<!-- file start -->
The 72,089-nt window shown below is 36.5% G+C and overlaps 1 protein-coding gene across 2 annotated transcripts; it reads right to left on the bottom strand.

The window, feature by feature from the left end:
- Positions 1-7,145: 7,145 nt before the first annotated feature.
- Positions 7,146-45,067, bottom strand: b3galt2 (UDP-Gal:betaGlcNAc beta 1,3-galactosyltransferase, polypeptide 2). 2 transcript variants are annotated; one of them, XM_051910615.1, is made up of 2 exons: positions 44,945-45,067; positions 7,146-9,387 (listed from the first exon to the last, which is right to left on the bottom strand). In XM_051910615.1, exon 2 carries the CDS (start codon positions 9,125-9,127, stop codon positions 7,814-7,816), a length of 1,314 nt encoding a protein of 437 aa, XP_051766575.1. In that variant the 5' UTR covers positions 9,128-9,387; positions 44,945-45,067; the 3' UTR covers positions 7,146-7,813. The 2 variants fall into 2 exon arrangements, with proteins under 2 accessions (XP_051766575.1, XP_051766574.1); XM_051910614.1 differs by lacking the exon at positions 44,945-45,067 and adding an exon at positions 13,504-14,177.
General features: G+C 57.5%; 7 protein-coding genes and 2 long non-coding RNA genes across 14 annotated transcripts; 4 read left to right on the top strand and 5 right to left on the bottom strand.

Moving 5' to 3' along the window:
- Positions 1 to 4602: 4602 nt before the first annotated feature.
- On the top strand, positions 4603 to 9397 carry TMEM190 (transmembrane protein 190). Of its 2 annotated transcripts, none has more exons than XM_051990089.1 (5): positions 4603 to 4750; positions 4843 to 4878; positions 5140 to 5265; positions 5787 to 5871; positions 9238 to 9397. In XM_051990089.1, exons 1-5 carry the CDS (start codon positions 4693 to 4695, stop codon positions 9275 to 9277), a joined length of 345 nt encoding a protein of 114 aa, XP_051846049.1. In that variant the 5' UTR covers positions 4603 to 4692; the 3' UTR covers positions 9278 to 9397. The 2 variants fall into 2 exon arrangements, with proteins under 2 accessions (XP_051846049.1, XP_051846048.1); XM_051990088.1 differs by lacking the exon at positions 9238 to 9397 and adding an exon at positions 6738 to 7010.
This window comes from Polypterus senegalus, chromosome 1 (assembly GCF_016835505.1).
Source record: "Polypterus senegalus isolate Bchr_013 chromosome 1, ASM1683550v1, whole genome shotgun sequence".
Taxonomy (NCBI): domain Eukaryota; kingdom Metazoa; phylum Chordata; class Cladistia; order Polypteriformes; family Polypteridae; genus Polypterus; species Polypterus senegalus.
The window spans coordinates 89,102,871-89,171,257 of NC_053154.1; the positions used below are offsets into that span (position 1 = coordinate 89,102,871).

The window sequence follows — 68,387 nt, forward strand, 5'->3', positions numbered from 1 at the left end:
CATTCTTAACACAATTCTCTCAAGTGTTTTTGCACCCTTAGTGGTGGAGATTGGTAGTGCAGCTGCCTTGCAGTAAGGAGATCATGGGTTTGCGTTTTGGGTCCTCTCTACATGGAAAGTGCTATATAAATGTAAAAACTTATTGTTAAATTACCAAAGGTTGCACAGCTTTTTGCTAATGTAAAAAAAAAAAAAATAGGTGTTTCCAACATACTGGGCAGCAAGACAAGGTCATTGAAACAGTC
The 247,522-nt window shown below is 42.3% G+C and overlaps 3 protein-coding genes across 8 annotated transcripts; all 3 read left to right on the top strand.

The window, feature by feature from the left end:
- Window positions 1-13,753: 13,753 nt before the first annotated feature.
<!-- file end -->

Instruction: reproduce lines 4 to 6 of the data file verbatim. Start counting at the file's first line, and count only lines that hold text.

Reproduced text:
- Positions 7,146-45,067, bottom strand: b3galt2 (UDP-Gal:betaGlcNAc beta 1,3-galactosyltransferase, polypeptide 2). 2 transcript variants are annotated; one of them, XM_051910615.1, is made up of 2 exons: positions 44,945-45,067; positions 7,146-9,387 (listed from the first exon to the last, which is right to left on the bottom strand). In XM_051910615.1, exon 2 carries the CDS (start codon positions 9,125-9,127, stop codon positions 7,814-7,816), a length of 1,314 nt encoding a protein of 437 aa, XP_051766575.1. In that variant the 5' UTR covers positions 9,128-9,387; positions 44,945-45,067; the 3' UTR covers positions 7,146-7,813. The 2 variants fall into 2 exon arrangements, with proteins under 2 accessions (XP_051766575.1, XP_051766574.1); XM_051910614.1 differs by lacking the exon at positions 44,945-45,067 and adding an exon at positions 13,504-14,177.
General features: G+C 57.5%; 7 protein-coding genes and 2 long non-coding RNA genes across 14 annotated transcripts; 4 read left to right on the top strand and 5 right to left on the bottom strand.

Moving 5' to 3' along the window: